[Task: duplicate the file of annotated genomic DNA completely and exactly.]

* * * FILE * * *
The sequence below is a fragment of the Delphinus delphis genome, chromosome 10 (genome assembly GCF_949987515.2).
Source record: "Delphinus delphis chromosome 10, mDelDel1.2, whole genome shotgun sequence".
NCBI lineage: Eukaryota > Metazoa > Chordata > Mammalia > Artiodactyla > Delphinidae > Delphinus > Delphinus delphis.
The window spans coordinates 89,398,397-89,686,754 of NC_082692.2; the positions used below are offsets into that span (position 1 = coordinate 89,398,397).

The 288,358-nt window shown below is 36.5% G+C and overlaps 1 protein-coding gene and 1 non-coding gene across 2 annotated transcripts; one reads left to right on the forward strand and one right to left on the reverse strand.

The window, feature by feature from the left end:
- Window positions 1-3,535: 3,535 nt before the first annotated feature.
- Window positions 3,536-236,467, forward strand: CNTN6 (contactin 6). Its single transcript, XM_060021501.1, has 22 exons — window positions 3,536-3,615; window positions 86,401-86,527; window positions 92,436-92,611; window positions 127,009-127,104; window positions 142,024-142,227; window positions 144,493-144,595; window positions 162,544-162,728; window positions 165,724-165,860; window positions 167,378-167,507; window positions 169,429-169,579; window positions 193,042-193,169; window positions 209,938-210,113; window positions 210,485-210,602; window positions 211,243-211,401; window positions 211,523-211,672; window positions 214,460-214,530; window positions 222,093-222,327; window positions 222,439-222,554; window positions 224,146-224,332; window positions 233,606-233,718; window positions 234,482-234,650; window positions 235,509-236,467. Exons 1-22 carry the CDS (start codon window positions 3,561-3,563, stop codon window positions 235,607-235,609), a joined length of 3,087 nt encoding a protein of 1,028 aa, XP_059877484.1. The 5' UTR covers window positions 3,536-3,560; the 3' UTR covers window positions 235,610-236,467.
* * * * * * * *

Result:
The sequence below is a fragment of the Delphinus delphis genome, chromosome 10 (genome assembly GCF_949987515.2).
Source record: "Delphinus delphis chromosome 10, mDelDel1.2, whole genome shotgun sequence".
NCBI lineage: Eukaryota > Metazoa > Chordata > Mammalia > Artiodactyla > Delphinidae > Delphinus > Delphinus delphis.
The window spans coordinates 89,398,397-89,686,754 of NC_082692.2; the positions used below are offsets into that span (position 1 = coordinate 89,398,397).

The 288,358-nt window shown below is 36.5% G+C and overlaps 1 protein-coding gene and 1 non-coding gene across 2 annotated transcripts; one reads left to right on the forward strand and one right to left on the reverse strand.

The window, feature by feature from the left end:
- Window positions 1-3,535: 3,535 nt before the first annotated feature.
- Window positions 3,536-236,467, forward strand: CNTN6 (contactin 6). Its single transcript, XM_060021501.1, has 22 exons — window positions 3,536-3,615; window positions 86,401-86,527; window positions 92,436-92,611; window positions 127,009-127,104; window positions 142,024-142,227; window positions 144,493-144,595; window positions 162,544-162,728; window positions 165,724-165,860; window positions 167,378-167,507; window positions 169,429-169,579; window positions 193,042-193,169; window positions 209,938-210,113; window positions 210,485-210,602; window positions 211,243-211,401; window positions 211,523-211,672; window positions 214,460-214,530; window positions 222,093-222,327; window positions 222,439-222,554; window positions 224,146-224,332; window positions 233,606-233,718; window positions 234,482-234,650; window positions 235,509-236,467. Exons 1-22 carry the CDS (start codon window positions 3,561-3,563, stop codon window positions 235,607-235,609), a joined length of 3,087 nt encoding a protein of 1,028 aa, XP_059877484.1. The 5' UTR covers window positions 3,536-3,560; the 3' UTR covers window positions 235,610-236,467.